Tuesday, November 11, 2014

What I Learned at AI: St. Martin

A series based on my visits to the Art Institute of Chicago.

Okay, so most of us here in ‘Merica spend November 11 celebrating Veterans Day, which is all well and good because I certainly didn’t want to sacrifice my life running around a jungle or a desert or wherever else our government decided to send our military in this crazy world.  I wasn’t even too fond of the thought of drill sergeants yelling at me or having to get up and do more before 9am than most people do all day.  So for all you who did that… you’re nuts.  But thank you.  Sincerely.

A good chunk of Europe prefers to recognize Armistice Day, originally to celebrate the end of WWI and armies marching around pillaging their homelands.

The Commonwealth instead goes with Remembrance Day, which essentially the same thing with a side of bangers and mash.

However, way back in the 4th century, there was a Roman soldier named Martin of Tours.  According to legend, Marty was out cruising around on his horse one winter, and found a beggar trailside.  Probably with a cardboard sign claiming to just need bus fare to Sicily or something.  Marty sensed a scam since buses hadn’t been invented yet, however the beggar was clothed in rags and damn cold.  Marty did have a fancy cloak that day, drew his sword, cutting his cloak in half and sharing it with the beggar. 

That night, Marty has a dream that it was Jesus who was wearing his half cloak and thanking him.  Or in a more extreme telling, that the cloak was whole again when he awoke in the morning.  Whoa, magic.   The cloak was pretty much one of the best pieces of Christian memorabilia those days, so they assigned a priest to take care of it and gave him the fancy title of cappellanu so that he’d take the responsibility seriously and not lose it or stick in the cellar and forget about it.  Pretty soon they stole the word and called priests in the military cappellani, which eventually became the English word chaplain.  The word also evolved such that small churches are called chapels.  But I digress.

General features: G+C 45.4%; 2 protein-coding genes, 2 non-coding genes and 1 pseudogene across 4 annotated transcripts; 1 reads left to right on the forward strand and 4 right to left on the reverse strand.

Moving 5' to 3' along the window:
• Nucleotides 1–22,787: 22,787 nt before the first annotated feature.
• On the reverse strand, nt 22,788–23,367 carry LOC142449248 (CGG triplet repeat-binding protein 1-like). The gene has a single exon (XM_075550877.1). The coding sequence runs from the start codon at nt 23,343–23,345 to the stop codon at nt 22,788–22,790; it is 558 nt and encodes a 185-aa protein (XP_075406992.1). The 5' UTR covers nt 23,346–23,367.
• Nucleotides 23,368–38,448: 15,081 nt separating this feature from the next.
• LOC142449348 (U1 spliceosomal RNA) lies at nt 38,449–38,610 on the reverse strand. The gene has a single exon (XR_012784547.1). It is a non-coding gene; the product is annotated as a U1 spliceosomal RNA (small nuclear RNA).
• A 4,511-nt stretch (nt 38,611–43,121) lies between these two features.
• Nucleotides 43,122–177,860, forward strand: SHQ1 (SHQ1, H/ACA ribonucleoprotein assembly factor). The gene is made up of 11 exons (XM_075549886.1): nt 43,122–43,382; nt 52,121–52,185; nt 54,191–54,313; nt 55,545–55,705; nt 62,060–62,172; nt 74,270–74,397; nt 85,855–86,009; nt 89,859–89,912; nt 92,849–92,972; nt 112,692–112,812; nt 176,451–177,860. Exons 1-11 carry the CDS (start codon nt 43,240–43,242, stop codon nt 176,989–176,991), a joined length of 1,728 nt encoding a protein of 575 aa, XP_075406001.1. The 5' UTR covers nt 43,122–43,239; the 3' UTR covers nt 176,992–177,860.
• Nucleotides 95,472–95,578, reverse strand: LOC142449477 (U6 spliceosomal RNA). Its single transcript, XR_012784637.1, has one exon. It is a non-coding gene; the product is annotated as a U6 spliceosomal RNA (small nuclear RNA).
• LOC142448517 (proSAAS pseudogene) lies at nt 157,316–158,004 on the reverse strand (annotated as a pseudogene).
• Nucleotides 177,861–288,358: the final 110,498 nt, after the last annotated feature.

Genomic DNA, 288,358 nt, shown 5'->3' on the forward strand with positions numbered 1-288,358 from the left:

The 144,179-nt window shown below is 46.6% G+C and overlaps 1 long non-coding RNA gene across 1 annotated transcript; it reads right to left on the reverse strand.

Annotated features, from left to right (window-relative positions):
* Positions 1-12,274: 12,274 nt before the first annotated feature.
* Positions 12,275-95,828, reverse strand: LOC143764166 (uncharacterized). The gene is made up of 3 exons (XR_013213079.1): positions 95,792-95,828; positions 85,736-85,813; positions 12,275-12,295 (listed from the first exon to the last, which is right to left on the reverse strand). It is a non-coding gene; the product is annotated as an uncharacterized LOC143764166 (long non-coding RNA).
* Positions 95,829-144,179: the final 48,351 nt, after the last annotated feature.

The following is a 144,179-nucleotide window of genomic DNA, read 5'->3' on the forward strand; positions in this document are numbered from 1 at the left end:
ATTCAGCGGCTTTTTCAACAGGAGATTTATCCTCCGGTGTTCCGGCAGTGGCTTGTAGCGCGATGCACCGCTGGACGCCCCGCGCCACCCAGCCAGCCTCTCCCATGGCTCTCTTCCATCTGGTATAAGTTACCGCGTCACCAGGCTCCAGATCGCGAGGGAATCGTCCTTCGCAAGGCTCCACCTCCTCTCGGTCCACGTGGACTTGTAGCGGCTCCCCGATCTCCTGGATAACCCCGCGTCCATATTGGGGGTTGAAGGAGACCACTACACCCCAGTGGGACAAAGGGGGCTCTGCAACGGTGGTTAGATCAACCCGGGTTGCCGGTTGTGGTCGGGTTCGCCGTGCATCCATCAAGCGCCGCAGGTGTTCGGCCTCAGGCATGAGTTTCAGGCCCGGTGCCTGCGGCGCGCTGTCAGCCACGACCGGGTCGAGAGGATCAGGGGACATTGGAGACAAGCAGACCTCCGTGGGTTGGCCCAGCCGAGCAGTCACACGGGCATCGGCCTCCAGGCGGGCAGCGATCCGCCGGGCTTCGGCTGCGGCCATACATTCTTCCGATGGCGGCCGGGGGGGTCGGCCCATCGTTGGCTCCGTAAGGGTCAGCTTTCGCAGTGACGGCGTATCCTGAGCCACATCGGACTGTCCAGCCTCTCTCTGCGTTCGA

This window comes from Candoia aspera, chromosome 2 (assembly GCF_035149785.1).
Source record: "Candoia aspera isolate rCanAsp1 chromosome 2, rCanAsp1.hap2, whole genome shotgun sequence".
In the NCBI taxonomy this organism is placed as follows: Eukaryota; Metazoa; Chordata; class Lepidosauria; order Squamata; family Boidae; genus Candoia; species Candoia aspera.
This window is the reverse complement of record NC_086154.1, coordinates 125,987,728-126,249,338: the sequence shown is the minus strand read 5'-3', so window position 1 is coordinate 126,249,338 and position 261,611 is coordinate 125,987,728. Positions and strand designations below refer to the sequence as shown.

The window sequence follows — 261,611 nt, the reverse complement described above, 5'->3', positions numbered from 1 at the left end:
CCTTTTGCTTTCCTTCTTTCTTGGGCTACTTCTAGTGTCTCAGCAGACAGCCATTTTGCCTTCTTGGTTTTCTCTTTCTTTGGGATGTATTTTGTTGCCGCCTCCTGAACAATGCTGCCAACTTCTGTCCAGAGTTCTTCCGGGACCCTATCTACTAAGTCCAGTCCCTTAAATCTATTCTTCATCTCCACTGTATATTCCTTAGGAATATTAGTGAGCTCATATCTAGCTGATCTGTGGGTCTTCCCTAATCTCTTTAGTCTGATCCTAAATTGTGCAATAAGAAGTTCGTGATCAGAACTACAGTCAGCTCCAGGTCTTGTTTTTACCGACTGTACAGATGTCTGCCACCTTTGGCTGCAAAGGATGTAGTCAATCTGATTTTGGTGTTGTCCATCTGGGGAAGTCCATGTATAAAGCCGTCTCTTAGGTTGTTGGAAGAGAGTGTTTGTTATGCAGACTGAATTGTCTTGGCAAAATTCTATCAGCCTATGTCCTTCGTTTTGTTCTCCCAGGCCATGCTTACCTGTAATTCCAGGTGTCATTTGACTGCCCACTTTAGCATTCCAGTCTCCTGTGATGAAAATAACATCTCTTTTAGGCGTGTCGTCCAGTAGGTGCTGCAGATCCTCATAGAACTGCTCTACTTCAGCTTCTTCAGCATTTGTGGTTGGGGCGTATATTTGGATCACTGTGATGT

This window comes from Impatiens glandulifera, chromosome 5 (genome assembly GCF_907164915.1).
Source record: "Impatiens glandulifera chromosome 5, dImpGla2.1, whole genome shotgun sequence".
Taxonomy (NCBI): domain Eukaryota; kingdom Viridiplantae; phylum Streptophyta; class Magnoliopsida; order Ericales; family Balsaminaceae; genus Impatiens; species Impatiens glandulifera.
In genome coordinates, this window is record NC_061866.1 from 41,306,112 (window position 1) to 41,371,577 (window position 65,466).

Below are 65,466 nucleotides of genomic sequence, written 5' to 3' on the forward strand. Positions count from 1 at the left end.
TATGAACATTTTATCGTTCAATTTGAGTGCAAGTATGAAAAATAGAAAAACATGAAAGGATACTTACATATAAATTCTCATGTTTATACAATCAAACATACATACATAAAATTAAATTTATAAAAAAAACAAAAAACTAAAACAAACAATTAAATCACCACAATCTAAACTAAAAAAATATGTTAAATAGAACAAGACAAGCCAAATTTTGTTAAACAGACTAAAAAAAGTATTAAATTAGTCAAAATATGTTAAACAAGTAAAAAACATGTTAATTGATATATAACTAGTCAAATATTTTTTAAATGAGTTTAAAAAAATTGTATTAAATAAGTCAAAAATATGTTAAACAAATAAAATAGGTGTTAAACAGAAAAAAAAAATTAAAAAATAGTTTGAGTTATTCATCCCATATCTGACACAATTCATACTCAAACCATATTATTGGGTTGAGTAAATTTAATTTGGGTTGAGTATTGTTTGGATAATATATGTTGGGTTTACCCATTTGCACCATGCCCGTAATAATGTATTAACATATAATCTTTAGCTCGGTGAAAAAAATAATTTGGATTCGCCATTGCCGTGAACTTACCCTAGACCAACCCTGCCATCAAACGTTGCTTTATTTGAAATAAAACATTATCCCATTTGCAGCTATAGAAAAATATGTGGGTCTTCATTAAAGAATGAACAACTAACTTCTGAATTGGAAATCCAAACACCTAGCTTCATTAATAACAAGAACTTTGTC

Marty ended up joining a monastery, got promoted to bishop, did a bunch of preaching and other good guy stuff, as well as adding some miracley things to his resume along the way.  He died in 397, but had done enough by then to become a rock star and subsequently a saint. 

He was buried on November 11, which became St. Martin’s Day or The Feast of St. Martin.  The tradition started in France, where he was doing most of his wandering back then, and spread throughout Europe.  You apparently eat some goose and as much other vittles as humanly possible, mostly because there was a period in which this preceded a 40-day fast.  That crazy fasting tradition went away, but the gluttony prevailed. 

However, it seems St. Martin’s Day has largely been shouldered out of the mainstream by the more modern day celebrations honoring our military… so definitely thank a veteran, but feel free to gorge on a goose and some mead.


How did I learn this at the Art Institute?  In 1597 El Greco did a painting called Saint Martin and the Beggar depicting the cloak event that started it all.  It was done for an altar piece for a church, and the original is in the National Gallery of Art in Washington DC, but one of the repetitions that El Greco did is in the Art Institute.  Gallery 206.  Check it out.


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